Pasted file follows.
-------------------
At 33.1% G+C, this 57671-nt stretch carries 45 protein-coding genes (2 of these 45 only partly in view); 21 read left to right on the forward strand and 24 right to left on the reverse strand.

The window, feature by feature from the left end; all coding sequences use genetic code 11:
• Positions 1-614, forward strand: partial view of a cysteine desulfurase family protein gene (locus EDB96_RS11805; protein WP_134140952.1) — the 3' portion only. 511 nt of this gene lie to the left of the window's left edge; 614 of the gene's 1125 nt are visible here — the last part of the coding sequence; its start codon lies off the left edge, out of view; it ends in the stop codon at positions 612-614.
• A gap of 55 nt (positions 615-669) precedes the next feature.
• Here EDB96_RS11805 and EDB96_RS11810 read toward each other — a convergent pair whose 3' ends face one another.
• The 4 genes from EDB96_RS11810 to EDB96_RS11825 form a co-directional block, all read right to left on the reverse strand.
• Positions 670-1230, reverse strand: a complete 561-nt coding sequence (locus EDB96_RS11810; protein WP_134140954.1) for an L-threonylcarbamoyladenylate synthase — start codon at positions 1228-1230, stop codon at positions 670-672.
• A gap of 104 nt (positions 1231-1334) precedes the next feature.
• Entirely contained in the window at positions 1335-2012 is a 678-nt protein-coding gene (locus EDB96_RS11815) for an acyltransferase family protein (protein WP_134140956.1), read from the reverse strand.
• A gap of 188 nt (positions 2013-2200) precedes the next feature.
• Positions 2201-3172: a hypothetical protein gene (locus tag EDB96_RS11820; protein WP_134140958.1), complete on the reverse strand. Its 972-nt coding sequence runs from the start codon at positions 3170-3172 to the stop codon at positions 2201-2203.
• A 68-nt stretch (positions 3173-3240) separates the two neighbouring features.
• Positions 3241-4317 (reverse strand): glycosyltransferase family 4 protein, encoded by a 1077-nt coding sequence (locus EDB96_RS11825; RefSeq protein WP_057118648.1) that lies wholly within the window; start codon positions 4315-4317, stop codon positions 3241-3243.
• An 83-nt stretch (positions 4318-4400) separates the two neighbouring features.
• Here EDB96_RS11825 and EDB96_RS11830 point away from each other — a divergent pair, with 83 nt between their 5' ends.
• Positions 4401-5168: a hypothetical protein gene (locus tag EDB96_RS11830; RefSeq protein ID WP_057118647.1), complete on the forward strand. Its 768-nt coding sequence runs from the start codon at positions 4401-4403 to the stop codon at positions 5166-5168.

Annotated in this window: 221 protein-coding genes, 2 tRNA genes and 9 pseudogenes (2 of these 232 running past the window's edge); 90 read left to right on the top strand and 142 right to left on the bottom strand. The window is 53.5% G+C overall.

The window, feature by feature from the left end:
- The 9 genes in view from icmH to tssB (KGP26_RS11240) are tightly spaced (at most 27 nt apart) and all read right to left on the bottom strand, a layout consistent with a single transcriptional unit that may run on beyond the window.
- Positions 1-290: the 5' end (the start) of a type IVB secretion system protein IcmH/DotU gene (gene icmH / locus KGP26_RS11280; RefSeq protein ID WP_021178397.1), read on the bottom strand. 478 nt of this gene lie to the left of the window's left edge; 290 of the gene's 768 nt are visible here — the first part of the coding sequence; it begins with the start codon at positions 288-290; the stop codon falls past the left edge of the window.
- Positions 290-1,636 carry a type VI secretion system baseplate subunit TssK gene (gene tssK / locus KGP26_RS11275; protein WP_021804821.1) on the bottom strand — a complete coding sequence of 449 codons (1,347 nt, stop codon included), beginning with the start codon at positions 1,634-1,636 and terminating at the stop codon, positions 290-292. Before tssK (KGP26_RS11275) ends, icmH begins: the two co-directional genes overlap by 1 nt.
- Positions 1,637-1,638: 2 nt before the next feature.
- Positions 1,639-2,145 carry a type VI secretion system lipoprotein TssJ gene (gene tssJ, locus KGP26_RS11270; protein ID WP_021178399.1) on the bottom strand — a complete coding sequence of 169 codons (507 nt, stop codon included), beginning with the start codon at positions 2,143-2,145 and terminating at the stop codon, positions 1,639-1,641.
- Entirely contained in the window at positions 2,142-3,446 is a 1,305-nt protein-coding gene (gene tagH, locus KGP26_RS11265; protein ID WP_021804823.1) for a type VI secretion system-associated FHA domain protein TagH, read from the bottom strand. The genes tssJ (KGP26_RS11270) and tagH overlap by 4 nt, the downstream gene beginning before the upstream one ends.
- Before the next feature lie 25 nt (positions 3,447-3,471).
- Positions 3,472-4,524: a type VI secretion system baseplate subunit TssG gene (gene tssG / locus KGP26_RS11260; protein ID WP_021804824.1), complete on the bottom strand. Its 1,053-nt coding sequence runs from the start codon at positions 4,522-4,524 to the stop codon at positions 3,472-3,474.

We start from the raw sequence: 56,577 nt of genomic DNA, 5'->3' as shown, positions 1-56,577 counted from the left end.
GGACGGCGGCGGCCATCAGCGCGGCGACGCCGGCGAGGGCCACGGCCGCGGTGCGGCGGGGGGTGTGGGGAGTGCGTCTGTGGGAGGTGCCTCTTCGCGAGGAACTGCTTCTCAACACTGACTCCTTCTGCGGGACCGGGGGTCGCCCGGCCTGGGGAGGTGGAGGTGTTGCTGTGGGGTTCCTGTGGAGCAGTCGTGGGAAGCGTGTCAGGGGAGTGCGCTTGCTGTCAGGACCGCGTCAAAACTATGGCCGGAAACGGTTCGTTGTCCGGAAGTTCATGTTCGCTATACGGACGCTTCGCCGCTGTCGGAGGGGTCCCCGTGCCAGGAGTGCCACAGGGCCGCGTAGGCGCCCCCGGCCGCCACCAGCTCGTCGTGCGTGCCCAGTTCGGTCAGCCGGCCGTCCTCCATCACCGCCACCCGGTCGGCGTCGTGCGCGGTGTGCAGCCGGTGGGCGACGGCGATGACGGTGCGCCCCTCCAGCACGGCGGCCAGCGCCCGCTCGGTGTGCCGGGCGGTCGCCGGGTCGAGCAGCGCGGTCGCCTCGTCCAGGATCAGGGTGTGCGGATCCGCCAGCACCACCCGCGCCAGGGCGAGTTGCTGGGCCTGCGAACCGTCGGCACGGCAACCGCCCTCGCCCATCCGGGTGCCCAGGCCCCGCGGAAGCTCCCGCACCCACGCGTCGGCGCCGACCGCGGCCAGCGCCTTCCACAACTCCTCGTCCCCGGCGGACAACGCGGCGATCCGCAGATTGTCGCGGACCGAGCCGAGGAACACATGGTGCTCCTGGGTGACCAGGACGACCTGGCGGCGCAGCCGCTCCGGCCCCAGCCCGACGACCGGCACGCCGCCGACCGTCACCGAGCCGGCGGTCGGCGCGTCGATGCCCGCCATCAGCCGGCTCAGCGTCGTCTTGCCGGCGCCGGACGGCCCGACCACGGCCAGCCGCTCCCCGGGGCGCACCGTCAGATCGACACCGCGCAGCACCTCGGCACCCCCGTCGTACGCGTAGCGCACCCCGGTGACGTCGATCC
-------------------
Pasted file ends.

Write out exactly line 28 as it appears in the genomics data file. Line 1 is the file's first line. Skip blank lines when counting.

GGACGGCGGCGGCCATCAGCGCGGCGACGCCGGCGAGGGCCACGGCCGCGGTGCGGCGGGGGGTGTGGGGAGTGCGTCTGTGGGAGGTGCCTCTTCGCGAGGAACTGCTTCTCAACACTGACTCCTTCTGCGGGACCGGGGGTCGCCCGGCCTGGGGAGGTGGAGGTGTTGCTGTGGGGTTCCTGTGGAGCAGTCGTGGGAAGCGTGTCAGGGGAGTGCGCTTGCTGTCAGGACCGCGTCAAAACTATGGCCGGAAACGGTTCGTTGTCCGGAAGTTCATGTTCGCTATACGGACGCTTCGCCGCTGTCGGAGGGGTCCCCGTGCCAGGAGTGCCACAGGGCCGCGTAGGCGCCCCCGGCCGCCACCAGCTCGTCGTGCGTGCCCAGTTCGGTCAGCCGGCCGTCCTCCATCACCGCCACCCGGTCGGCGTCGTGCGCGGTGTGCAGCCGGTGGGCGACGGCGATGACGGTGCGCCCCTCCAGCACGGCGGCCAGCGCCCGCTCGGTGTGCCGGGCGGTCGCCGGGTCGAGCAGCGCGGTCGCCTCGTCCAGGATCAGGGTGTGCGGATCCGCCAGCACCACCCGCGCCAGGGCGAGTTGCTGGGCCTGCGAACCGTCGGCACGGCAACCGCCCTCGCCCATCCGGGTGCCCAGGCCCCGCGGAAGCTCCCGCACCCACGCGTCGGCGCCGACCGCGGCCAGCGCCTTCCACAACTCCTCGTCCCCGGCGGACAACGCGGCGATCCGCAGATTGTCGCGGACCGAGCCGAGGAACACATGGTGCTCCTGGGTGACCAGGACGACCTGGCGGCGCAGCCGCTCCGGCCCCAGCCCGACGACCGGCACGCCGCCGACCGTCACCGAGCCGGCGGTCGGCGCGTCGATGCCCGCCATCAGCCGGCTCAGCGTCGTCTTGCCGGCGCCGGACGGCCCGACCACGGCCAGCCGCTCCCCGGGGCGCACCGTCAGATCGACACCGCGCAGCACCTCGGCACCCCCGTCGTACGCGTAGCGCACCCCGGTGACGTCGATCC